"That's why I'm running," the former Vice President added.
The likely Democratic Party nominee for President denounced violence in America's cities as a response to the Floyd killing, urging a conversation about the plight of minorities in America.
"There's no place for violence, no place for looting or destroying property or burning churches or destroying businesses," Biden said.
Biden's speech marked his first major campaign appearance since mid-March, when the arrival of the Coronavirus suddenly shut down the 2020 campaign.
It was the third straight day that the Floyd story had drawn Biden out of his home in Delaware - where he had been sidelined by the virus outbreak.
On Sunday, Biden visited the site of a protest in his home town of Wilmington and spoke with members of the black community.
On Monday, Biden visited a local church, and met with black clergy from the area.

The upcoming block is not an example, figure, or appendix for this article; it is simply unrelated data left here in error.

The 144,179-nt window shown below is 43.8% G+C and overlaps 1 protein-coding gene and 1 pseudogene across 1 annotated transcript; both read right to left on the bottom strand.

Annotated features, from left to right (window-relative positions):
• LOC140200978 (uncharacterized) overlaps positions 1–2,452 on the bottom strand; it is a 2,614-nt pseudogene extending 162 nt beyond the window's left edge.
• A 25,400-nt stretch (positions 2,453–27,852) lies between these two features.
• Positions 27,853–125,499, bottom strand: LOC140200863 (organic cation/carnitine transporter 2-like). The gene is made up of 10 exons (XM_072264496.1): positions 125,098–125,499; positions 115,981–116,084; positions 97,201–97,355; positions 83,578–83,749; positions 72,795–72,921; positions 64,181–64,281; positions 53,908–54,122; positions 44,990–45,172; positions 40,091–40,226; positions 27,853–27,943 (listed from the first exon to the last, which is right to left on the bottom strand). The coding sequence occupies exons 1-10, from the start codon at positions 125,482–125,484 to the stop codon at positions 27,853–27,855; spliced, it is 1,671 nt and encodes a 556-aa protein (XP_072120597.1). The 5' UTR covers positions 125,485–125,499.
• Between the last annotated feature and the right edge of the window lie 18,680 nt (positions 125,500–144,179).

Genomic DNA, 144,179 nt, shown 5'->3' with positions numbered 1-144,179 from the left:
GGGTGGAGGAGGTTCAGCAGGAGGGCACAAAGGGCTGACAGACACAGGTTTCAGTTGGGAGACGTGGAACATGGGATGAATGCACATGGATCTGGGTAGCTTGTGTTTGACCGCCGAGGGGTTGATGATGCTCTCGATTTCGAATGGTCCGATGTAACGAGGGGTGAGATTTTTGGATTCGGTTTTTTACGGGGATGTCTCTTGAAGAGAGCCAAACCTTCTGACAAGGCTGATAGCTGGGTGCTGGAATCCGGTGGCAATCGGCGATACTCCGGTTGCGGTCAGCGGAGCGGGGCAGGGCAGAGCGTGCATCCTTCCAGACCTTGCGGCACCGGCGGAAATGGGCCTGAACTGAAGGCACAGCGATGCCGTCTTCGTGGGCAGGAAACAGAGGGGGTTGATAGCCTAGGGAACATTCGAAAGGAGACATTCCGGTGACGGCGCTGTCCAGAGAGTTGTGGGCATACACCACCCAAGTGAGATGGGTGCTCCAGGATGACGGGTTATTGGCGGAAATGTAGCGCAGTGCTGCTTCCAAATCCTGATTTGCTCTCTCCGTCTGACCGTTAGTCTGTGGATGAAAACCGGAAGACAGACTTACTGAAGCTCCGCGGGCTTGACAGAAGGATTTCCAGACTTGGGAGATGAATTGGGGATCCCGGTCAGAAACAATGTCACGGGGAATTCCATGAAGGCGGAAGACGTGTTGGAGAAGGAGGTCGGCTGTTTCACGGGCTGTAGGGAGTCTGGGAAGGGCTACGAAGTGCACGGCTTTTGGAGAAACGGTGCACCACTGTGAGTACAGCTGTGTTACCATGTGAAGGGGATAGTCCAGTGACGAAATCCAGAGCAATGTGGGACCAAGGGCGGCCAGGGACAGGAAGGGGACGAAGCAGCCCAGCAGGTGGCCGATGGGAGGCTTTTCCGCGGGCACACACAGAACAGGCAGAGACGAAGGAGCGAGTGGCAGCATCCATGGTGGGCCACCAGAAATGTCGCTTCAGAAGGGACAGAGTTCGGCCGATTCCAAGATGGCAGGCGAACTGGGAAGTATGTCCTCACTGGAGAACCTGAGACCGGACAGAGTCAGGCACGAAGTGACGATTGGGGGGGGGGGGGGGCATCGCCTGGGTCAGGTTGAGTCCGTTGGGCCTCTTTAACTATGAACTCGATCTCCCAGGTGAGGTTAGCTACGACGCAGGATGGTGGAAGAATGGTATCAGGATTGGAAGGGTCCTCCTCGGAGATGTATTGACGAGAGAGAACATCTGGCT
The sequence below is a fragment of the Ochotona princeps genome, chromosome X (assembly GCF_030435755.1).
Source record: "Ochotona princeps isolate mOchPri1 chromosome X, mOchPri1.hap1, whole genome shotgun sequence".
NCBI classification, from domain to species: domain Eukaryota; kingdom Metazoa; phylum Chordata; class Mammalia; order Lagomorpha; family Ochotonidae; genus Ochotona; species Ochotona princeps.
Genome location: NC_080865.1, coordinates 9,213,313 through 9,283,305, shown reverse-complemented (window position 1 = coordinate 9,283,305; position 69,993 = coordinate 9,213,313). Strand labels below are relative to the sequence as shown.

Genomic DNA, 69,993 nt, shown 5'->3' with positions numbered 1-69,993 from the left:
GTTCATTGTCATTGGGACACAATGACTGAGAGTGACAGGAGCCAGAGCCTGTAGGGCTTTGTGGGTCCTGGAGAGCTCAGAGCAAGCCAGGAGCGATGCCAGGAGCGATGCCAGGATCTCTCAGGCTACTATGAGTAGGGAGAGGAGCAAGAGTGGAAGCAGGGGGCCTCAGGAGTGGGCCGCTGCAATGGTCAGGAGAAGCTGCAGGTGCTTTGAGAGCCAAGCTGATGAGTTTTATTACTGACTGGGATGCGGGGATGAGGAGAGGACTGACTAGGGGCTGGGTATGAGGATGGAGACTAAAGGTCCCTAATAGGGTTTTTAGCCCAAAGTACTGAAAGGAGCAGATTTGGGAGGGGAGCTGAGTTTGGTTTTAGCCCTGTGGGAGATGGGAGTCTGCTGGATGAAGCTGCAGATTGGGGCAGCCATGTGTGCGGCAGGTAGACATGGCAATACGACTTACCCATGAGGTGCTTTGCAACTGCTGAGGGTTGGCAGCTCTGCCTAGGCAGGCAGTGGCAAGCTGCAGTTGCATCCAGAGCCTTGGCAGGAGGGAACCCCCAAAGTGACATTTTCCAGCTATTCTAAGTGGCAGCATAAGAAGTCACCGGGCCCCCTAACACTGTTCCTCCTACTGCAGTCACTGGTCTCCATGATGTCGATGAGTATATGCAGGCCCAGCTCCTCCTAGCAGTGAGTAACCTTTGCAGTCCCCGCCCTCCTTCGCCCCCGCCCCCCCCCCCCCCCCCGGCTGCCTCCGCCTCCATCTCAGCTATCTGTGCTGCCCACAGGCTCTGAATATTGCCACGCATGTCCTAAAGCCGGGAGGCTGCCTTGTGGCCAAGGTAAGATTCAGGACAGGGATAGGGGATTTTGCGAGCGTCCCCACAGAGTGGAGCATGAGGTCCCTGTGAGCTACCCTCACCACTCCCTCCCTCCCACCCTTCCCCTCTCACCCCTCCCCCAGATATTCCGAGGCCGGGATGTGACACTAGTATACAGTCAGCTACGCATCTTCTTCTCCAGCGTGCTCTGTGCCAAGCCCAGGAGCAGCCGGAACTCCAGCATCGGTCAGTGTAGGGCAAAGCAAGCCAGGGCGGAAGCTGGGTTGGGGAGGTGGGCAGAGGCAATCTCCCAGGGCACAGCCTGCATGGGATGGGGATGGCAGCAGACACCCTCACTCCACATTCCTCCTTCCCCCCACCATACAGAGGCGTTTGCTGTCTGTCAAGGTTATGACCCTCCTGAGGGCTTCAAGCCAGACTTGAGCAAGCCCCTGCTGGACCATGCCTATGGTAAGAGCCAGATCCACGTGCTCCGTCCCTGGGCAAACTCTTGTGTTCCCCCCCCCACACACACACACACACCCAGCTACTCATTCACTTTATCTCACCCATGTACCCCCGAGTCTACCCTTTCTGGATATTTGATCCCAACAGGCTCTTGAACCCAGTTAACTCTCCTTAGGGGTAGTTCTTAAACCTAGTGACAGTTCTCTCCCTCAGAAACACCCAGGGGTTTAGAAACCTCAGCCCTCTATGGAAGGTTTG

"These are difficult days for the country," Biden said in a Monday live stream with mayors from Los Angeles, Chicago, and Atlanta, as Biden denounced the street violence around the nation.
"Violence that endangers lives, guts local businesses is no way forward," Biden said, as he joined calls by Democrats for a more direct conversation on what led to the death of Floyd, at the hands of a Minneapolis police officer.
"What are the reforms, if any, within police departments that we should be focusing on," Biden suggested to the mayors.